For example, Zhang et al. [43] have successfully synthesized γ-MnO2 nanoparticles and α-MnO2 urchin-like nanostructures by the microwave-assisted reflux as short as 5 min under neutral and acidic conditions, respectively. The γ-MnO2 nanoparticles showed a smaller particle size, a higher specific surface area and a larger pore volume than those of α-MnO2 urchin-like nanostructures resulting in a higher capacitance of 311 F g−1 at a current density of 0.2 A g−1. The specific capacitance retention and coulombic efficiency after 5000 cycles at 1 A g−1 were about 93% and almost 100% for γ-MnO2 nanoparticles, respectively.

Cao and coworkers [44] prepared flower-like NiO hollow nanosphere precursors via an efficient gas/liquid interfacial microwave-assisted process and were then transformed to NiO by simple calcinations. The wall of the sphere is composed of twisted NiO nanosheets that intercalated with each other. Such hollow structure is different from widely reported flower-like nanostructures with solid cores. These flower-like NiO hollow nanospheres have high surface area of 176 m2 g−1. Electrochemical properties show a high specific capacitance of 585 F g−1 at a discharge current of 5 A g−1 and excellent cycling stability.

3.5. Template-assisted method

Hard templates are those materials which are either used as scaffolds for the deposition or employed not only as shape defined templates, but also as chemical reagents that react with other chemicals to produce desired nanomaterials. In the development of various metal oxide nanostructures, the hard template method is widely used and coupled with other methods, such as electrochemical deposition, solvothermal/hydrothermal and sol–gel methods. There are quite a lot of hard templates have been used for the synthesis of metal oxide nanostructures, such as porous anodic aluminum oxide (AAO), polycarbonate membranes (PC), carbon spheres, porous carbon, SiO2 spheres, mesoporous silica and naturally existing diatomite.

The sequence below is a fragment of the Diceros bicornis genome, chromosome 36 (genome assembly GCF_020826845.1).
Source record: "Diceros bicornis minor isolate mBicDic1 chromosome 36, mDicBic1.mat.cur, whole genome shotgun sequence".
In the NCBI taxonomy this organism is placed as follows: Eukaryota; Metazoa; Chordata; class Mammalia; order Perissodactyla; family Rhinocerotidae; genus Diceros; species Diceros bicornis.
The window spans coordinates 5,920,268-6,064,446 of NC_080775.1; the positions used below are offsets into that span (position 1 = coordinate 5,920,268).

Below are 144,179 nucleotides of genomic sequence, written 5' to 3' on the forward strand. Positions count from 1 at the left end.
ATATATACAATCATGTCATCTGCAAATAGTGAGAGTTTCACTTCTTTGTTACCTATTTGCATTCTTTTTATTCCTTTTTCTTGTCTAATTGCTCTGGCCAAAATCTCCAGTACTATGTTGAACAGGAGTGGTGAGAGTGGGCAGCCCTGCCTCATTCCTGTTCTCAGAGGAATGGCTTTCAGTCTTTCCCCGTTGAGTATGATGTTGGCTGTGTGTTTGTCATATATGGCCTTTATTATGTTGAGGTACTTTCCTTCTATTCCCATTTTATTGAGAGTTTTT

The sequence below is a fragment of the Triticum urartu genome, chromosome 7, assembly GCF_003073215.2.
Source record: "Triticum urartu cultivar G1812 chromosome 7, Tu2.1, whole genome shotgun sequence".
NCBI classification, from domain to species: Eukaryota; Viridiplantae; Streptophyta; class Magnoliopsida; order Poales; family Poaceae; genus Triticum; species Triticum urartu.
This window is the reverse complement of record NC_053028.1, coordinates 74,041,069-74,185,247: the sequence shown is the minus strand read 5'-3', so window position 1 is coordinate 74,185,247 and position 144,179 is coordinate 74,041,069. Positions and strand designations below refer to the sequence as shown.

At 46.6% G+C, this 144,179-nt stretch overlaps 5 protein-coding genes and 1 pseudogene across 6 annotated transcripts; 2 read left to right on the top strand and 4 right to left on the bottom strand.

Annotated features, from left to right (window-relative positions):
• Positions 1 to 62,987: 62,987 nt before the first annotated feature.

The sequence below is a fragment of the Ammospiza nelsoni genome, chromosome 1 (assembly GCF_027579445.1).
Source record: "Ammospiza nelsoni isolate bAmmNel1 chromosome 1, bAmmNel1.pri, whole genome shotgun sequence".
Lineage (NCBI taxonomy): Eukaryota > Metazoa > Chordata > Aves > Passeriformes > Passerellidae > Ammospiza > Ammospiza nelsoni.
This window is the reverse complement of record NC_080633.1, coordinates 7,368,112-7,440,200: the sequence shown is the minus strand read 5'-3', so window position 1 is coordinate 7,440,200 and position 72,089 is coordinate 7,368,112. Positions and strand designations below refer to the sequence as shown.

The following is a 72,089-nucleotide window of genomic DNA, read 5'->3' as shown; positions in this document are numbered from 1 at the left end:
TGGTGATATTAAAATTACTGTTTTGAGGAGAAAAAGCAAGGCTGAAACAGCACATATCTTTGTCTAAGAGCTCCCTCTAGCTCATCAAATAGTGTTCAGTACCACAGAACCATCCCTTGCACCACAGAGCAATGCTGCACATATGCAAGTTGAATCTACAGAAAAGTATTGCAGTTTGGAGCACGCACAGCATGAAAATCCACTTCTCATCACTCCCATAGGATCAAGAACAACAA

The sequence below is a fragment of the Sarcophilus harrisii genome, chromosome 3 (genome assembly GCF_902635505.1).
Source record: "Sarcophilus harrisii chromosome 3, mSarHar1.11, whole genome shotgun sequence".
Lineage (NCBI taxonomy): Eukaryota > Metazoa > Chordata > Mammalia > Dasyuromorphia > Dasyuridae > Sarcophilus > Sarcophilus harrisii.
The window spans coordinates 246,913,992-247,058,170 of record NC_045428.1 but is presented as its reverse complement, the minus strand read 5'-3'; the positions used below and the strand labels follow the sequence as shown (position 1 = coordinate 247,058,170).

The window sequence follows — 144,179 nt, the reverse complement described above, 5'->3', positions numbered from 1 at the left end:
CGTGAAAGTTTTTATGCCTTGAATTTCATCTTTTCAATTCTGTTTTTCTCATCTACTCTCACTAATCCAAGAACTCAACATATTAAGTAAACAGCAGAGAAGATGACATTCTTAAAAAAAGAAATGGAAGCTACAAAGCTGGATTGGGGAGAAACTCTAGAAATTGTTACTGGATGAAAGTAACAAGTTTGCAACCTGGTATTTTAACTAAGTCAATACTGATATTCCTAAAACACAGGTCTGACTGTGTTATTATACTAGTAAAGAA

The anodic aluminum oxide (AAO) film is also one of the attractive templates since it possesses very regular and highly anisotropic porous structures with pore diameters ranging from below 10 to 200 nm, pore length from 1 to 50 mm and pore densities in the range of 109–1011 cm−2 [45]. The pores have been found to be uniform and nearly parallel, which is useful for the synthesis of one-dimensional metal oxide nanostructures, affording short ion diffusion paths and fast kinetics during the electrochemical reactions. Using AAO as the template, Dar et al. [46] synthesized NiO nanotubes via electrochemical deposition and nanorods after 25 min annealing at 450°C. Due to a suitable combination of nanocrystalline grain size and the high surface area akin to the tubular structure, NiO nanotube exhibits an excellent supercapacitive performance with a maximum specific capacitance of 2093 F g−1 which approaches the theoretical value of NiO (2584 F g−1). In contrast, the NiO nanorod structure is characterized by lower performance (797 F g−1). Furthermore, both NiO nanotube and nanorod show high stabilities with almost no alteration to performance after 500 cycles at high current densities of 125 and 80 A g−1. It has also been reported by Xu et al. [47] that Co3O4 nanotubes were successfully prepared via the AAO template method. The Co3O4 nanotubes have an average diameter of 300 nm and thickness of 50 nm which mainly controlled by the pore size of the AAO template. A good specific capacitance of 574 F g−1 was also obtained at a current density of 0.1 A g−1. However, the high cost of AAO templates limits their large-scale application for the production of well-organized metal oxide nanostructured electrodes.